Police reports, obtained by the Freedom of Information act, do not show the cops in the best of light. To add to the mockery, some nouns and verbs have been expurgated in Mad Libs style for the amusement of the reader.

This is edutainment at a whole new level.

Les Carnets de Rastapopoulos issue 7
Robert Gauvinov
2-7 Larch Street, Ste 2
Ottawa, Ontario
Canada KIR 6W4
Free upon request to all in the world
Yes to trades

A master of the perzine! Les Carnets is a non-computerized production done the old-fashioned way with typewriter and scissors. It is a marvelous collage of images and text that is casually encyclopedic in tone. Gauvinov has a gift for making history and biography irresistible fun. He does an essay on William Topaz McGonagall that is full of facts, slapstick, pathos and a sense of who this oft-quoted, strangely unsuccessful creature was.

If Gauvinov were writing history books for the school system, most kids would decide to be historians, his prose is that accessible and engaging.

Dudes, this shit is free!

Abort! #21 Bedtime Stories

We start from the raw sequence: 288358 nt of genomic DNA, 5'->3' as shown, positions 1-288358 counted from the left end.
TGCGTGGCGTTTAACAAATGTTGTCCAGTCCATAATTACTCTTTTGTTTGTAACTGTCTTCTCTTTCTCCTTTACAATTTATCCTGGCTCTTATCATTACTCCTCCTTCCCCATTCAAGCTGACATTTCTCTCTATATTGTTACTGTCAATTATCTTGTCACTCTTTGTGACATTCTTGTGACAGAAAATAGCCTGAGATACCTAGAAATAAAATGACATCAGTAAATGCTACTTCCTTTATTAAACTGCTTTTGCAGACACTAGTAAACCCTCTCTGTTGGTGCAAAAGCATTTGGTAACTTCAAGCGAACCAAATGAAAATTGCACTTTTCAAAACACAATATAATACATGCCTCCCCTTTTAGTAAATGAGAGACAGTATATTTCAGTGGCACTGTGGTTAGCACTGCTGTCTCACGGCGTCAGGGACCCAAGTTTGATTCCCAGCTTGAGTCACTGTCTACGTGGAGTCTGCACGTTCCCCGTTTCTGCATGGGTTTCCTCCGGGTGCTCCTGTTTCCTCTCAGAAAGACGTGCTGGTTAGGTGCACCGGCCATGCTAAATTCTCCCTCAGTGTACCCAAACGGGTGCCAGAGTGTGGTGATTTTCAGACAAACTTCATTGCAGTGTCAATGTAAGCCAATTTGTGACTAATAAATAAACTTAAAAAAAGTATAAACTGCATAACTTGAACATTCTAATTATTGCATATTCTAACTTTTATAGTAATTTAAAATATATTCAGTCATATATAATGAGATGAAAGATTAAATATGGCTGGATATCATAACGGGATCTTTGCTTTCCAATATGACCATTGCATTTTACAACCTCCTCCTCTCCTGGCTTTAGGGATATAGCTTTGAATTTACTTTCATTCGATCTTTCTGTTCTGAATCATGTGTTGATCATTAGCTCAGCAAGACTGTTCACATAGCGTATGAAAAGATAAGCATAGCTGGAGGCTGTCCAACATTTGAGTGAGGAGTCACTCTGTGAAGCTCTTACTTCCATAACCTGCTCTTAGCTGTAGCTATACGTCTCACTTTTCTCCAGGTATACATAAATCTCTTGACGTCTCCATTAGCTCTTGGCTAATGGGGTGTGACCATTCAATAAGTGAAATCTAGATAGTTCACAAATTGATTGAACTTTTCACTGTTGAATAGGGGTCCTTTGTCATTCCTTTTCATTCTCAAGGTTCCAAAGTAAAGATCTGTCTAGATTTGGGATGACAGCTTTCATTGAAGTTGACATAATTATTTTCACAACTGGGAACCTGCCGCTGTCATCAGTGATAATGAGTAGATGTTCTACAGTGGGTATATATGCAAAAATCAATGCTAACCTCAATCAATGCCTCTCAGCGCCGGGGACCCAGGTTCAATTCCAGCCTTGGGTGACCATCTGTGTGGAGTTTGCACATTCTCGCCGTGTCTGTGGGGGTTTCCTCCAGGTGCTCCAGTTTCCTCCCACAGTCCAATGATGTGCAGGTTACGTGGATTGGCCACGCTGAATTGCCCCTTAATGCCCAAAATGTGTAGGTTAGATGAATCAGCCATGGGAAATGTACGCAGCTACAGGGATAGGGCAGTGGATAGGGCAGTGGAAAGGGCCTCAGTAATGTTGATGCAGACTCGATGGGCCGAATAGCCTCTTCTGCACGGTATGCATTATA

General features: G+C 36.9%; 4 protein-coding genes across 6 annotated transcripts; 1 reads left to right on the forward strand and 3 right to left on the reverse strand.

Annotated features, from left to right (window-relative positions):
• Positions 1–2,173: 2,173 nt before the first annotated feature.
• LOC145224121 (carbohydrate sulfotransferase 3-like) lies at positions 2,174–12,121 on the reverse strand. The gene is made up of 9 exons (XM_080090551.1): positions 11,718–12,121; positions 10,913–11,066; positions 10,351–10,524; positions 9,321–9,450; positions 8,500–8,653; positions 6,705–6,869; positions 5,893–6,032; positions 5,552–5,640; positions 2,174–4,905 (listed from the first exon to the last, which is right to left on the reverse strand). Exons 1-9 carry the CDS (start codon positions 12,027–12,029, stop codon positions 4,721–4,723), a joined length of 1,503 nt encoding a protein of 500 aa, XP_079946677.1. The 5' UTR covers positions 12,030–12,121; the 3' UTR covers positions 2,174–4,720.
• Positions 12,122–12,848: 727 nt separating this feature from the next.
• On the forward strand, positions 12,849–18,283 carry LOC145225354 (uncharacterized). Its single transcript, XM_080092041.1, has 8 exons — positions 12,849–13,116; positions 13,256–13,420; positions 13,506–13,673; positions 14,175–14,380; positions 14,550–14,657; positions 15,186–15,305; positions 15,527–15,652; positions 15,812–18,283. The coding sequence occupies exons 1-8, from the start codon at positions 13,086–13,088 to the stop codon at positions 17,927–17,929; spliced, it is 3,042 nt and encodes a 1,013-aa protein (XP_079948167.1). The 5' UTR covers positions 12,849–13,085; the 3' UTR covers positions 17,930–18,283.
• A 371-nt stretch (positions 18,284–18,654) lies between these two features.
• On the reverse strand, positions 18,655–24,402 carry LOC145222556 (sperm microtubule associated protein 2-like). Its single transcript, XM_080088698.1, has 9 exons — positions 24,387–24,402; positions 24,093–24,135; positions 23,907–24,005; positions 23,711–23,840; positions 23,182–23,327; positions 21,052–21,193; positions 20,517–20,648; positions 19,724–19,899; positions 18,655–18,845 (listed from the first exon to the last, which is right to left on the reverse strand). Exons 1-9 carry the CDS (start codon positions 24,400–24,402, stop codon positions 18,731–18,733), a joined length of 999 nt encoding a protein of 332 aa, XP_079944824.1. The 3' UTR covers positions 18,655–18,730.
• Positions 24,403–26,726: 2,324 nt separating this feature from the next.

July 2009
If you are out there, author of Abort, PLEASE contact Xerography debt with your contact information.

This short fiction and B&W ink artwork zine is a collection of stories, written in an engaging and most excellent manner, mostly set in New York City, where scenes of normalcy take sudden macabre twists. It's good, gruesome fun and the quality of writing is top notch. One step beyond the Twilight Zone.

No Hope #5
Jason Dean
Summer 2010
5 St. Dials Rd
Old Cwmbran
NP44 3AN
Price info not given

This zine comic has it all, great artwork and equally great stories for the demented and morbidly obsessed. Themes of death, violence and suicide predominate, all done in fanciful, strangely friendly ways.

One story, “The Loneliness of Arthur Body: half a tale of half a man” is about a man who wakes up to discover that his left half has vanished. A voyage of self-discovery ensues. The artwork is so funny and dark at the same time.

“Let's have a Picnic” is a tale done in the style of a children's book from the 1950s about a picnic that goes horribly, bodies-ripped-apart wrong.

Yeah life is empty; yeah we are essentially alone; yeah we really don't know anyone – not even ourselves; but just have a cup of tea, and it will all make sense in the morning.

Rigor Mortis, Vol 4
April 2011
ISSN 2159-4066
72 p.
Send all review copies, free shit and cash to
Davida Gypsy Breier
PO Box 11064
Baltimore, MD 21212

Perzine focused on the horror genre in film, especially zombies. A thoughtful, playful zine that takes its subject seriously enough to feel substantial and well-thought-out, yet off-the-cuff enough so it is effortless to read.

In this issue, our ghouls in residence tackle the tough subjects in horror – race, nudity, sexuality, and other topics. I'll just touch on 2 articles to give you the flavor.